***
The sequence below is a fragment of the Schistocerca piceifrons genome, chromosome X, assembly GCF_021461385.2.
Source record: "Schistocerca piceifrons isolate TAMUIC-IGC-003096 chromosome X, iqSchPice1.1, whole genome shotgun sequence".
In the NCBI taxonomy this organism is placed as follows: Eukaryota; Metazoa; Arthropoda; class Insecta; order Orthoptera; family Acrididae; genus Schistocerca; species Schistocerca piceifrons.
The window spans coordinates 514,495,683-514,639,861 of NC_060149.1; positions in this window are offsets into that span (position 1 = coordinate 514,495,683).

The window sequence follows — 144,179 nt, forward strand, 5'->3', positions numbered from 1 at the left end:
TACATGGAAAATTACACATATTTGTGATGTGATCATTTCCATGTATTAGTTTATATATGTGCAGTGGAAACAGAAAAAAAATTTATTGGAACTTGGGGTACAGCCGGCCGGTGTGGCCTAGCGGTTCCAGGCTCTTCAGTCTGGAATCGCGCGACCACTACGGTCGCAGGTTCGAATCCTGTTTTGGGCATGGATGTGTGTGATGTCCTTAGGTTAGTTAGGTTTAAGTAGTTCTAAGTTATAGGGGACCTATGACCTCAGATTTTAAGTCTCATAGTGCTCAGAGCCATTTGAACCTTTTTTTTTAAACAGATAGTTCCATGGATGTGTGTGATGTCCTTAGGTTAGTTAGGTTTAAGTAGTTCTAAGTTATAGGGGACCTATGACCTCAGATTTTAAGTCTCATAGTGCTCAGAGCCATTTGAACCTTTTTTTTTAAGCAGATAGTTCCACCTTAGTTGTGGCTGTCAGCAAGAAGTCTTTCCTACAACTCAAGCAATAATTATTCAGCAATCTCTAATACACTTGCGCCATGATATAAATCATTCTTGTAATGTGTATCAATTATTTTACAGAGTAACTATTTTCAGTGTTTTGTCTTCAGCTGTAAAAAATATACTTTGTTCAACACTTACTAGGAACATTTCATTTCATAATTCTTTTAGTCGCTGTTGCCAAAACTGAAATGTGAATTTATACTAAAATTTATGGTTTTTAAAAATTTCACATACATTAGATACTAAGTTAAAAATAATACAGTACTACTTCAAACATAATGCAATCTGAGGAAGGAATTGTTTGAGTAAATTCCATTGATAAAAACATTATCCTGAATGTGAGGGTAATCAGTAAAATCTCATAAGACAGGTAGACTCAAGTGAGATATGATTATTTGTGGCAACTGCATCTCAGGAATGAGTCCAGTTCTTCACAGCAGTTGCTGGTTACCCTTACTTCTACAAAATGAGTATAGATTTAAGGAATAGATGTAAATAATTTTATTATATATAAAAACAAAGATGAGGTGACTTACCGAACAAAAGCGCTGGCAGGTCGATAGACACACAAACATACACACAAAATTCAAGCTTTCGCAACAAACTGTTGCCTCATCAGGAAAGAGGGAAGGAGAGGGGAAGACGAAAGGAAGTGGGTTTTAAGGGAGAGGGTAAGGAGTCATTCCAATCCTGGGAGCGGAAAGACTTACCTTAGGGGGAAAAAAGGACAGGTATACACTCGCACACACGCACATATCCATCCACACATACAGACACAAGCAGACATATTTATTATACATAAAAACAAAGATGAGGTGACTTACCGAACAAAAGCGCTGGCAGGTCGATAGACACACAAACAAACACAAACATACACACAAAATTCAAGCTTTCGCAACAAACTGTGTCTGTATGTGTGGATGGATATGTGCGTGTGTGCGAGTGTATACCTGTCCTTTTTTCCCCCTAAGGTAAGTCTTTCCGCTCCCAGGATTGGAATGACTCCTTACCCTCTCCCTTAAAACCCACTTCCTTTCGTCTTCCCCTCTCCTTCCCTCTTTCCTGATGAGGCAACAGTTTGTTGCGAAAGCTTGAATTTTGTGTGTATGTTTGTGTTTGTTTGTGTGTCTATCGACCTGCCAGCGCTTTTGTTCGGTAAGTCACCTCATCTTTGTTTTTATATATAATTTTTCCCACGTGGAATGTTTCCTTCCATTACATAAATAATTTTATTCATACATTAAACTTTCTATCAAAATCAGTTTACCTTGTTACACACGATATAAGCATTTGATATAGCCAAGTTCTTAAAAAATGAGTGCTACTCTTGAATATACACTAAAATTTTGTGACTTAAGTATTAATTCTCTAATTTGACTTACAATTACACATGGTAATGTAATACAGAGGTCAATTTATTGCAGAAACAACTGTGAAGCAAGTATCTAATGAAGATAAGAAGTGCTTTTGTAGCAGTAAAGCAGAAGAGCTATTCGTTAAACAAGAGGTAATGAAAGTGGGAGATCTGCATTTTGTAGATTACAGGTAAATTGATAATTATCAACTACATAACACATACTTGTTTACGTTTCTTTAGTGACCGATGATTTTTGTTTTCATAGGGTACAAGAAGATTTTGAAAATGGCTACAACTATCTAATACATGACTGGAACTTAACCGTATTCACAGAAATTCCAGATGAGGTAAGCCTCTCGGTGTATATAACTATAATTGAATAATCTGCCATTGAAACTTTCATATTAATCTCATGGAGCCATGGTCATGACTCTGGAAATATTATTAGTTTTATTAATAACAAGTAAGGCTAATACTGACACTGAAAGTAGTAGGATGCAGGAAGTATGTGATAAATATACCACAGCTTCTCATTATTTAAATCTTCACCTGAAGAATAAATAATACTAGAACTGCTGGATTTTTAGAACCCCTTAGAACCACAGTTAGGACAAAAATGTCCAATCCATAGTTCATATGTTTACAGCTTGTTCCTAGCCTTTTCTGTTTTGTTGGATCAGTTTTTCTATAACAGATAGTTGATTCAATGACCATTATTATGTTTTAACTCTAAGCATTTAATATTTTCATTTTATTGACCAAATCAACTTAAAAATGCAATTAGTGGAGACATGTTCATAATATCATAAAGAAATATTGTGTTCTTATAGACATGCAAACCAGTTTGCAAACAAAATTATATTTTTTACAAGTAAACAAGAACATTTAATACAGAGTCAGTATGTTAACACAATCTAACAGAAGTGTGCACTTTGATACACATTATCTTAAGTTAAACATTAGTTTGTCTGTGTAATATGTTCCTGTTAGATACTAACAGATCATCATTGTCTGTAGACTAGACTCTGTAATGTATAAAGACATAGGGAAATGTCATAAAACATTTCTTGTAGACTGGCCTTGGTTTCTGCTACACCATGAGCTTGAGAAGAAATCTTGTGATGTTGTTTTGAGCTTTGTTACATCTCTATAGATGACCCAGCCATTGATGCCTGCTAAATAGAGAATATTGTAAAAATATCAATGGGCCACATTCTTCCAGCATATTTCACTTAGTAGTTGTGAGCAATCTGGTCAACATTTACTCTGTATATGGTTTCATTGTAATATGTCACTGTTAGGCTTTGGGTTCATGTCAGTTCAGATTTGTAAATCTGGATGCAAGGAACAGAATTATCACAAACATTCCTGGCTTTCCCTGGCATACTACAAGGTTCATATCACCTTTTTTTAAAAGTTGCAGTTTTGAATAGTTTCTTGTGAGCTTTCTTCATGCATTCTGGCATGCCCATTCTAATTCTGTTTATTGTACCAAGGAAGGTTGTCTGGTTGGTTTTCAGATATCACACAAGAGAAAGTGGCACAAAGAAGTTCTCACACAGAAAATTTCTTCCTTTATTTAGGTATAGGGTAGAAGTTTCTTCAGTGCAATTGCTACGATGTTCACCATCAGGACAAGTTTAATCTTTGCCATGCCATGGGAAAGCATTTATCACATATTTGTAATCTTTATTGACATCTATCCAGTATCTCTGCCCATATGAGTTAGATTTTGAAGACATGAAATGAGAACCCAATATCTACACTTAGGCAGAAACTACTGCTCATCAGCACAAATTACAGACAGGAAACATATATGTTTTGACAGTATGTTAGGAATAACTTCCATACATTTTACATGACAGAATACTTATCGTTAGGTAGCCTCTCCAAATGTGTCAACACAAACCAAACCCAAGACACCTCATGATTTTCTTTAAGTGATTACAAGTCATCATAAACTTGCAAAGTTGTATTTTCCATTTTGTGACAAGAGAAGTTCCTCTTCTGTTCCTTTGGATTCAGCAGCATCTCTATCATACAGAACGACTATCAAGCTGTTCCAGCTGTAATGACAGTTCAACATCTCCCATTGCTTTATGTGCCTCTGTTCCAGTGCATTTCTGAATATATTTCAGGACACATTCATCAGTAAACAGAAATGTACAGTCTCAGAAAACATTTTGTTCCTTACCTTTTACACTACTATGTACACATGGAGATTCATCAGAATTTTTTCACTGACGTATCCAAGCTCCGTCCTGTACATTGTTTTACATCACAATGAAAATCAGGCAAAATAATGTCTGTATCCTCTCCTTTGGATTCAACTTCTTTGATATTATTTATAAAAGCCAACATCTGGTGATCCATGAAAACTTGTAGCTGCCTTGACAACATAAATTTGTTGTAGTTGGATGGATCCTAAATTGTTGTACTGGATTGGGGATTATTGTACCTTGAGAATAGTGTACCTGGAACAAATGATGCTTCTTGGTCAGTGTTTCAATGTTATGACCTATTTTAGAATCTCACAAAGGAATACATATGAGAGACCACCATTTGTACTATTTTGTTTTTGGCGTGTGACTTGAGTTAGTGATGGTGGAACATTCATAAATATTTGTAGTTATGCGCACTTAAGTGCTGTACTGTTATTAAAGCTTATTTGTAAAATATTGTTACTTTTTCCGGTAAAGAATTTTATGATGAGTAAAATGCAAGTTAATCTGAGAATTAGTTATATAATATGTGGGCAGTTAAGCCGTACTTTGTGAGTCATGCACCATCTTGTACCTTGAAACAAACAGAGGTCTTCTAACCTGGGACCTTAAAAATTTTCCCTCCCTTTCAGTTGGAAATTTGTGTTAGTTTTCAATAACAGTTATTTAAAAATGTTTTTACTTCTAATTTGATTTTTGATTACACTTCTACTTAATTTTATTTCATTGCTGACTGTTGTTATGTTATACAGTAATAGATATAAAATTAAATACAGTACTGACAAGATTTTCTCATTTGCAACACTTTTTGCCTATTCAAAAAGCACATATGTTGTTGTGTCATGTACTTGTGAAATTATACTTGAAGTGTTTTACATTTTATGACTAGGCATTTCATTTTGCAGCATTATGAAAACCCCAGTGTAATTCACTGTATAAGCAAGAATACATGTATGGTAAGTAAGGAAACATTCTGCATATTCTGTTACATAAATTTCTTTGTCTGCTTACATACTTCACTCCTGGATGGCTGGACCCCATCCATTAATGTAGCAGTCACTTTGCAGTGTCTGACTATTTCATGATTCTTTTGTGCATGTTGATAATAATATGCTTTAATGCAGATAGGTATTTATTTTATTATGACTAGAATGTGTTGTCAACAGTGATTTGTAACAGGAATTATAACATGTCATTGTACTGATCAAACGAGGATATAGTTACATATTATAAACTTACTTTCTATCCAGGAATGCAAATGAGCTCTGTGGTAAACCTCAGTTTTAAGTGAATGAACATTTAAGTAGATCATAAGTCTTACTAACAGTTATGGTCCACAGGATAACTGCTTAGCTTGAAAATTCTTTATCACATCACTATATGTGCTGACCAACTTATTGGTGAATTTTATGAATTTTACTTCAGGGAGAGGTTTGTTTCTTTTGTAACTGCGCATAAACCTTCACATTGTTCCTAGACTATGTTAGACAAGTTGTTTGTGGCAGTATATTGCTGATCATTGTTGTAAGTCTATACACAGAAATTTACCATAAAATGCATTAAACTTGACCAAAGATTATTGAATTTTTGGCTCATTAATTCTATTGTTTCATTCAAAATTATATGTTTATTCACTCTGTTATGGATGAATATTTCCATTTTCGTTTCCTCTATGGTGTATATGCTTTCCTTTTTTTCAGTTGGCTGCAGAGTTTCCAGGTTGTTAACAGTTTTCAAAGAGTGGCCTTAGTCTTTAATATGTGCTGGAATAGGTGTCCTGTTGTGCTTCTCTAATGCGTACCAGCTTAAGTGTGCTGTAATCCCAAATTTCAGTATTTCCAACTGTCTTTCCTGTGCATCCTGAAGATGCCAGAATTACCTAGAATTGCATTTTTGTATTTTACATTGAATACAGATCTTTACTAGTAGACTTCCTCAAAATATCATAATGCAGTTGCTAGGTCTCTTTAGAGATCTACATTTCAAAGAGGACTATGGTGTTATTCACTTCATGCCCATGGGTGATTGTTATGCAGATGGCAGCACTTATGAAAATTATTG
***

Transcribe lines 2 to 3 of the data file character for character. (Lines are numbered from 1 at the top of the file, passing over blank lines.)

Source record: "Schistocerca piceifrons isolate TAMUIC-IGC-003096 chromosome X, iqSchPice1.1, whole genome shotgun sequence".
In the NCBI taxonomy this organism is placed as follows: Eukaryota; Metazoa; Arthropoda; class Insecta; order Orthoptera; family Acrididae; genus Schistocerca; species Schistocerca piceifrons.